The next time someone asks you if you have the swine flu, cough in their direction and shrug your shoulders. They won’t know what hit them — literally, because no one knows. When we can’t see the enemy, we make it out to be much worse than it really is. But pigs are dirty, smart animals, fully capable of infecting every mammal within a thousand miles of their wet snouts with this virus that makes your eyes bleed and skin fall off — you can never be too careful.
Like SARS and the bird flu before it, headline news is steeped in nervous jargon like the panic-inducing phrase “state of emergency,” which news anchors and bold newspaper headlines bark at anyone who can hear or read, and for those who can do both, the terror is monumental. Educating yourself on the causes and treatments of swine flu is a good idea, but when the virus is pulled out of context, as many recent pandemics are, uncertainty can result in otherwise rational citizens wearing hospital masks in public and suspecting their friends of carrying the virus without exhibiting symptoms.
You cannot die from swine flu. Symptoms mirror those of the classic flu, and can result in pneumonia if left untreated. You could die from pneumonia, but don’t blame it on Babe. The best advice the World Health Organization has offered to the public is to cover our mouths when we sneeze and to wash our hands regularly — the same advice we read on the moldy piece of paper taped next to the bathroom sink, if we even bother to visit the sink.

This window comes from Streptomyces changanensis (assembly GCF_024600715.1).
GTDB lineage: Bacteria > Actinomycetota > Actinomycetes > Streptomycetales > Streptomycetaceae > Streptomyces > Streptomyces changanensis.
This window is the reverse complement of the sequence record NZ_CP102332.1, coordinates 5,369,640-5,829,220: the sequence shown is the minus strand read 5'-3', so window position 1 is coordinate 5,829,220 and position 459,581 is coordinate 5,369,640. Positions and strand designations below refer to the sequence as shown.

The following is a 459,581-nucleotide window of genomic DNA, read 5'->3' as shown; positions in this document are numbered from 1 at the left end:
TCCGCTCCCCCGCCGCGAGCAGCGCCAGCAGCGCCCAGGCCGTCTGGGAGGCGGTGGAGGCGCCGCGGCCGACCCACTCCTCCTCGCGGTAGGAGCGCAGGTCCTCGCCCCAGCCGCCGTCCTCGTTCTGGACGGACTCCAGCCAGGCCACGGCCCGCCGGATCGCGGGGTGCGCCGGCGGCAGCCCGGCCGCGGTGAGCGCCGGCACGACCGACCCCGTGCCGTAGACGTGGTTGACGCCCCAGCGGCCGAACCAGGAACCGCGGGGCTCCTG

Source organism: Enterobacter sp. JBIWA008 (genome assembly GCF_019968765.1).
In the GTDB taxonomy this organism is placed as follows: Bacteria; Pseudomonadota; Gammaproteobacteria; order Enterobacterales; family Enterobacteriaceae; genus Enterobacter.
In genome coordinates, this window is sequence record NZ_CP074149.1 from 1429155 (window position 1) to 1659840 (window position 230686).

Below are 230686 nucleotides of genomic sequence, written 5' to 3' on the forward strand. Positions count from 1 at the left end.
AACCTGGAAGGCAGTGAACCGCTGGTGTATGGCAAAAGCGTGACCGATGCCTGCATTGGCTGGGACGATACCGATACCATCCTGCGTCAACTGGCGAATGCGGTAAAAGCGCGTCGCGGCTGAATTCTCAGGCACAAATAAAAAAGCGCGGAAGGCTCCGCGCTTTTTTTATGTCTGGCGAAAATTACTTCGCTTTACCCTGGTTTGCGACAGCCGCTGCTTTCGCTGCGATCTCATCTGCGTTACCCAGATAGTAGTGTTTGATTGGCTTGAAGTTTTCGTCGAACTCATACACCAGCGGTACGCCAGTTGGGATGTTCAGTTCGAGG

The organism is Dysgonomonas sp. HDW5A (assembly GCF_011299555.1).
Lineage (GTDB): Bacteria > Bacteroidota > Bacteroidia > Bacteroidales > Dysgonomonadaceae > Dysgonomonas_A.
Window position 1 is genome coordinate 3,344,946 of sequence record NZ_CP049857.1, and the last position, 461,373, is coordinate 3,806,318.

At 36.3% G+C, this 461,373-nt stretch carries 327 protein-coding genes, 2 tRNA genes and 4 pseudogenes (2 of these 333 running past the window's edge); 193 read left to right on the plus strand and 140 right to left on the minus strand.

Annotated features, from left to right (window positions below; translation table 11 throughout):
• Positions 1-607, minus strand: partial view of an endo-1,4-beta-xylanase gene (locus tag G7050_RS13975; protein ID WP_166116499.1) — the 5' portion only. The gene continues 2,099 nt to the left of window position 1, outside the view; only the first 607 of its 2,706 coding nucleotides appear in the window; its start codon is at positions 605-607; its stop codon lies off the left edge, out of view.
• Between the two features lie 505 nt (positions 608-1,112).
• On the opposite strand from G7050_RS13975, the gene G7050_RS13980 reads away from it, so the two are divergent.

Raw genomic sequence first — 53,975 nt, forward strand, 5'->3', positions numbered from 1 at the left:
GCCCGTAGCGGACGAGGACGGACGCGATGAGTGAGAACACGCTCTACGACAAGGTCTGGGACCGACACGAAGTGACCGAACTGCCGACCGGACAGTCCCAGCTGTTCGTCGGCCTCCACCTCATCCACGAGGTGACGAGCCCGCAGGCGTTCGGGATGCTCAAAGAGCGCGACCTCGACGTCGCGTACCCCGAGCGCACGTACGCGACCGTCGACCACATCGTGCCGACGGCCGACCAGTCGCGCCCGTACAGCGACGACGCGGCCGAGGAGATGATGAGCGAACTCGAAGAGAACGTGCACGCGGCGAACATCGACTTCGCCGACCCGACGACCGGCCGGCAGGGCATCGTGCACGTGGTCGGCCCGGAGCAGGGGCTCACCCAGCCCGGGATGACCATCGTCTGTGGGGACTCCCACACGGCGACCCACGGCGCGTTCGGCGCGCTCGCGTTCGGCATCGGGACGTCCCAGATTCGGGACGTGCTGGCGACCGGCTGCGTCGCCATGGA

To put this into perspective, Secretary of Homeland Security Janet Napolitano said the department had declared Obama’s inauguration an emergency of similar severity because it was the best way to provide necessary security for the event, according to arstechnica.com. Network news is toying with our emotions to the tune of higher ratings, and while coverage of the outbreak is necessary, it’s getting out of hand.
The Abilene, Kan., couple who came down with swine flu got it where most of the infected got it — Mexico — and haven’t been hospitalized or quarantined like we would expect from a disease that became a household name over the weekend. That’s because swine flu is not that big of a deal.
“Of course we’re doing too much to scare people,” said Mark Feldstein, a former correspondent for NBC, ABC and CNN who teaches journalism at George Washington University. “Cable news has 24 hours to fill, and there isn’t 24 hours of exciting news going on. If you scare people, they’ll tune in more,” he said in a Washington Post article.
There you have it – hype in the raw and straight from the pig’s mouth. So go out and celebrate the recovery of our sanity by chomping on some bacon, slicing some ham, or giving your dog a dried pig’s ear to suck on, because none of these will result in sickness. Just don’t visit Mexico until the next wave of headlines pushes this set into the trough.
If you want to know more disinformation about swine flu, see the news article on the subject in today’s Collegian.
Whitney Hodgin is a senior in print journalism. Please send comments to firstname.lastname@example.org.